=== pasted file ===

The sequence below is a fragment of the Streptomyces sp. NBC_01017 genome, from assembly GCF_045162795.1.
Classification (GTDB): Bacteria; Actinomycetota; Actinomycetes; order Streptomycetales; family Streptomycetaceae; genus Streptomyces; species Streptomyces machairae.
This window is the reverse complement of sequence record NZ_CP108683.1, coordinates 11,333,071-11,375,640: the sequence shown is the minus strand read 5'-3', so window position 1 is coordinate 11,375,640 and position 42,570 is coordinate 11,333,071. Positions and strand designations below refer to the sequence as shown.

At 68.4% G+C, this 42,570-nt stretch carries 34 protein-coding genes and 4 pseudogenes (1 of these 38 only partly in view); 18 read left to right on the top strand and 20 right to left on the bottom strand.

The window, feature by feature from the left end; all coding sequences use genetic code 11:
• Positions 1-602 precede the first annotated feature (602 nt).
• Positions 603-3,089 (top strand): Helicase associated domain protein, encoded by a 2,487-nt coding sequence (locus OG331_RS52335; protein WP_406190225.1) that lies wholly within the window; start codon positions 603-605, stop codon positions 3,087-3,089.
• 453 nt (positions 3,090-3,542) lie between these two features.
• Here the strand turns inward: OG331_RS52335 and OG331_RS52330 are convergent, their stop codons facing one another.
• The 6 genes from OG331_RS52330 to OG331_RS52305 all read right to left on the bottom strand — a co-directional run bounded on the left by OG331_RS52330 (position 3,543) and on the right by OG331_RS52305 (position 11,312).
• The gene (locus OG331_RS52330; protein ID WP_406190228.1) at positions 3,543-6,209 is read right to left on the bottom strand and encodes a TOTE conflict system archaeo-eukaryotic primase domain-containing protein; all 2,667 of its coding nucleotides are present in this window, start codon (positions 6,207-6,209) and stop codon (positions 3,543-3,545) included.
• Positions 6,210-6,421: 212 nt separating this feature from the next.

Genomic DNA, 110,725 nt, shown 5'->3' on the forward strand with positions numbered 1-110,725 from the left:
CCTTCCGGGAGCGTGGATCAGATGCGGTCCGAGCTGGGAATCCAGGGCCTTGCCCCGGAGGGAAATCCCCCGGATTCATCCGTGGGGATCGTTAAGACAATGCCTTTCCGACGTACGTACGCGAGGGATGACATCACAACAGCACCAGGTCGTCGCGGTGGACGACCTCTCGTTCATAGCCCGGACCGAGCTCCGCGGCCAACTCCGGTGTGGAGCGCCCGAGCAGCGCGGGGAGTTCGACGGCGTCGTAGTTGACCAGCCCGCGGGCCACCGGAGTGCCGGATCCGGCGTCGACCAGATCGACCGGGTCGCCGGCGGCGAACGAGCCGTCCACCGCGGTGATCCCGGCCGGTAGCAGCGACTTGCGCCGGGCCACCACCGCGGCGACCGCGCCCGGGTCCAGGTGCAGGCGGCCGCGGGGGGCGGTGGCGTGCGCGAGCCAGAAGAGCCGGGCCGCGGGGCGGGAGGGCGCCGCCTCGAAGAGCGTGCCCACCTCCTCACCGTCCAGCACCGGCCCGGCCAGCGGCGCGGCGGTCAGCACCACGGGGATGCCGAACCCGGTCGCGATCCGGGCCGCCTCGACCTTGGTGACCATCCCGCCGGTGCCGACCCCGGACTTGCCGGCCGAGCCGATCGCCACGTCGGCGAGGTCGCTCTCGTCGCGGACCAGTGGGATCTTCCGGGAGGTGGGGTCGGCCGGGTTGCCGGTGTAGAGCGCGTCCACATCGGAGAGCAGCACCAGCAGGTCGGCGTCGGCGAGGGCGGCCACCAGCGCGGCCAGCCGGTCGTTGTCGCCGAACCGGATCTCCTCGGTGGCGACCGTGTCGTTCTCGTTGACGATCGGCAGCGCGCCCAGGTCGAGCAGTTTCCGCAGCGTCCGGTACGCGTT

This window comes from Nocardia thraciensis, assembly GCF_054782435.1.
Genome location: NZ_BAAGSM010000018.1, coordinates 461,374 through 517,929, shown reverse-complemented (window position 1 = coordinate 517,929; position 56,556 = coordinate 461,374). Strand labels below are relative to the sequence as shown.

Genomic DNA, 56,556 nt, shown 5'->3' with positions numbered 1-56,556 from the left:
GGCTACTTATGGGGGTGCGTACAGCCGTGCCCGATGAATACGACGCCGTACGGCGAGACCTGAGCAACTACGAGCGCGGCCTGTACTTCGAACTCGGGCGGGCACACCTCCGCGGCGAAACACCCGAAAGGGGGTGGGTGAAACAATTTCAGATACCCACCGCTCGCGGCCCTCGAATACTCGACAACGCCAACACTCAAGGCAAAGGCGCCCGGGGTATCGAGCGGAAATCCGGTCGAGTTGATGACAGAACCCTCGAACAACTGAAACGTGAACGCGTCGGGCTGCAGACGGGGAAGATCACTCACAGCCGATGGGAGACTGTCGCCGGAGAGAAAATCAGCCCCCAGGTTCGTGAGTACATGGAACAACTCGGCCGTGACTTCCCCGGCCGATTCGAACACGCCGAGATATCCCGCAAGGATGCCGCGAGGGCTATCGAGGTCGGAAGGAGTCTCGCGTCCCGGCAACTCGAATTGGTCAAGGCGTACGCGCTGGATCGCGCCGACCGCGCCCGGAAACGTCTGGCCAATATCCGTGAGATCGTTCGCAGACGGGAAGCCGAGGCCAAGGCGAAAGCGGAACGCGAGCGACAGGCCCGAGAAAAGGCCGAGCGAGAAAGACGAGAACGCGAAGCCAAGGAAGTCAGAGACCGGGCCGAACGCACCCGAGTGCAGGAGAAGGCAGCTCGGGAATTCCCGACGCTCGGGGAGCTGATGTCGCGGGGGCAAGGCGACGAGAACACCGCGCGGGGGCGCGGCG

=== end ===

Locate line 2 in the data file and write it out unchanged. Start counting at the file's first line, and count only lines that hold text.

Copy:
Classification (GTDB): Bacteria; Actinomycetota; Actinomycetes; order Streptomycetales; family Streptomycetaceae; genus Streptomyces; species Streptomyces machairae.